Seattle-on-the-Lake: Hitsville’s Guide for Soon-to-Be-Recent Arrivals

Billboard’s detailed exegesis on Chicago this week–four stories covering an extraordinary four full pages, detailing the scene, the labels, and the bands, all under the banner headline “Chicago: Cutting Edge’s New Capital”–makes Chicago’s status as the next big rock ‘n’ roll thing as official as it gets. (Hitsville contributed an article on local labels.) What denizens of the last few next-big-thing scenes (Athens, Austin, Seattle) found was that such a designation immediately produces a wave of bands and industry people panning for gold. Despite the obvious opportunities for hazing such a situation presents, it’s probably incumbent on us to make these pilgrims as comfortable as possible in the months ahead. To some extent they will be helped by Billboard’s thoughtful inclusion of a map of Wicker Park, including such local landmarks as Idful studios and the Rainbo. But in order to facilitate what in the computer world is known as “buzzword compliance,” Hitsville offers the following potpourri of musical factoids for soon-to-be-recent arrivals.

Such information is not to be displayed wantonly; outsiders will want to use it only when the occasion demands fitting in. For example, you’re an enterprising A & R dude from Opportunistic Records. You walk into the Rainbo. As per number two below, you say:

Wrong: “Hey, is National Kato here?”

Right: “Nate around?”

Other than that, you’re on your own.

1. Steve Albini’s new band is called Shellac. The other members of it are drummer Todd Trainer, from Rifle Sport, and bassist Bob Weston, from the Volcano Suns. But Albini doesn’t want any publicity.

2. National Kato’s real name is Nathan David Kaatrud. He now likes to be called “Nash,” but old friends call him “Nate.”

3. Refer to local scenesters using their business affiliation as a surname: Mike Potential, Rick Didjit, Dave Medusa. On the liner notes to Saturation, Urge Overkill thanks Pat Empire: That’s Pat Daly, who puts out the Empire Monthly fanzine.

4. Blackie Onassis’s real name is Johnny Rowan. He grew up in Beverly.

5. Urge’s name comes from the Parliament song “Funkentelechy”: “Brought to you by the makers of Mr. Pro-Long / Better known as Urge Overkill / The pimping of the pleasure principle.”

6. Radio stations are referred to almost exclusively sans the “W”: ‘XRT, ‘NUR, ‘CBR.

7. Courtney Love was on the rebound from Billy Corgan when she first met Kurt Cobain, on the Chicago stop of the Nevermind tour.

8. Before Ministry, Al Jourgensen was a guitar player for hire in a new-wave band called Special Affect; now he’s moved to Austin, to hang with the Butthole Surfers.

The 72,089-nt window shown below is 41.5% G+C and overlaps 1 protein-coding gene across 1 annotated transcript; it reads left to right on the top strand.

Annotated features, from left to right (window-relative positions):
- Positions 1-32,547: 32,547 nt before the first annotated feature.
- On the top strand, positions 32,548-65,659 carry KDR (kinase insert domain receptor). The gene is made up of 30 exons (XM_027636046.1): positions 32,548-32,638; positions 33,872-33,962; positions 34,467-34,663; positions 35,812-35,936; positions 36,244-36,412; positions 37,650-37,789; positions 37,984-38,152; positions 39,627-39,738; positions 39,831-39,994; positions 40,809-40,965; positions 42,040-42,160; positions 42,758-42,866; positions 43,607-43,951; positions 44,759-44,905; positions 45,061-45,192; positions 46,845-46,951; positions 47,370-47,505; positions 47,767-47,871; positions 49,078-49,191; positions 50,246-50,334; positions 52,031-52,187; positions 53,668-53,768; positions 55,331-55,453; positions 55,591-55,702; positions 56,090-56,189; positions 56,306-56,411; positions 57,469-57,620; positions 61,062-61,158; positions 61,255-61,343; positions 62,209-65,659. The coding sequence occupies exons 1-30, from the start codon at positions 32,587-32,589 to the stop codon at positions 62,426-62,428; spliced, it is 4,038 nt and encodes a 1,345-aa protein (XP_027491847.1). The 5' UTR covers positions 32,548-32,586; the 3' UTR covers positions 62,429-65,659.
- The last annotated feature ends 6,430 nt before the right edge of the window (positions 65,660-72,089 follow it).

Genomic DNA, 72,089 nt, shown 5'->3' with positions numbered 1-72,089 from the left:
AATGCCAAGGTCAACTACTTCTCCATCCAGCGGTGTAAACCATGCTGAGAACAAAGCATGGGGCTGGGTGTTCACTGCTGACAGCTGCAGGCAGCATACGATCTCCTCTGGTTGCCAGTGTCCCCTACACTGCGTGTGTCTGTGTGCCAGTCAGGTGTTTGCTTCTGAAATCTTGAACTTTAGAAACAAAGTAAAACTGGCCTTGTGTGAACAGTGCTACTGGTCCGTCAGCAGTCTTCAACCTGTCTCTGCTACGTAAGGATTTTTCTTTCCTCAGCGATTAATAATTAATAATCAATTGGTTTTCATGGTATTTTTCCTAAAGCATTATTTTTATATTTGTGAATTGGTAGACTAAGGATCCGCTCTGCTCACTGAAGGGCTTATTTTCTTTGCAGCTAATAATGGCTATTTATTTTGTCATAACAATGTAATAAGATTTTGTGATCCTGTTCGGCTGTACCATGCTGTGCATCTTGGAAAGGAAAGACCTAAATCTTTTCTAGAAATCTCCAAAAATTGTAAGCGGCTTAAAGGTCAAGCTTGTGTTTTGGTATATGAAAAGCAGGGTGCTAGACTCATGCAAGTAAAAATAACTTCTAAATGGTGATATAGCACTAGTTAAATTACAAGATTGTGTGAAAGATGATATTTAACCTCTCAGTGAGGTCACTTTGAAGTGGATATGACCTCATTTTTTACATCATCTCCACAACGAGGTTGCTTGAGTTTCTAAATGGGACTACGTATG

9. Metro was called Stages back in 1982; when current owners Joe Shanahan and Joe Prino took it over they called it Cabaret Metro. But they changed the name to just Metro last year.

10. The Jesus Lizard’s complicated family tree is as follows: David Yow used to be in Scratch Acid, who were from Austin; he played bass originally, then became the singer. Scratch Acid’s rhythm section was bassist David Wm. Sims and drummer Rey Washam. Those guys all knew guitarist Duane Denison. Then they all moved to Chicago; Sims and Washam backed Albini in Rapeman. Then Sims joined Yow, Denison, and drummer Mac McNeilly in the Jesus Lizard.

11. That’s the Jesus Lizard, not Jesus Lizard.

12. Members of two fairly well known groups have recently moved to Chicago. Poi Dog Pondering leader Frank Orrall and several other members came here in 1992 from Austin. Now officially reconstituted under the name Poi, the band includes Poi Doggers Dave Crawford (trumpet), Susan Voelz (violin), and John Nelson (percussion); saxophone players Brigid Murphy and Paul Mertens; Dag Juhlin of the Slugs; and ex-Mekons drummer Steven Goulding.

13. Goulding moved here from England in 1989 to be with his wife, a Chicagoan. Mekons mainstay Jon Langford followed in 1992 for the same reason. (To be with his own wife, not Goulding’s.) But the Mekons aren’t dead: there’s a new record coming out on Touch and Go sister label Quarter Stick this fall. Langford’s also a visual artist: it was he who penned the cartoon history of Urge Overkill in NewCity a few months back.

Chart Watch

The Smashing Pumpkins’ Siamese Dream falls to 20 on the Billboard 200 album chart after its astonishing debut at number 10 last week. The drop is no big deal: it conforms to sales patterns now that Billboard uses the SoundScan method of counting actual numbers of records sold each week instead of relying on record stores’ general sense of things. The first single, “Cherub Rock,” hits MTV’s ultracoveted Buzz Bin this week, vindicating Billy Corgan in his insistence that it, rather than the more radio-friendly “Today,” be the first single. Meanwhile, Urge Overkill’s “Sister Havana” rises to 13 with a bullet on the Album Rock Tracks chart, domain of the likes of Aerosmith, the Black Crowes, and Bon Jovi. Word is that album radio doesn’t necessarily sell records (only MTV does that anymore), but who’da thunk it? Urge guested on 120 Minutes last week, but the show’s resident numbskull, Lewis Largent, asked lame questions. Meanwhile, Liz Phair was the subject of a three-minute interview with MTV newsperson Tabitha Soren over the weekend. The segment featured the two of them engaged in pretty frank girl talk (Q: “How did you rationalize sleeping with your first boyfriend?” A: “I was a late bloomer. I didn’t have sex till I was about 19”) as they sunned themselves at the beach and rode roller coasters at Coney Island.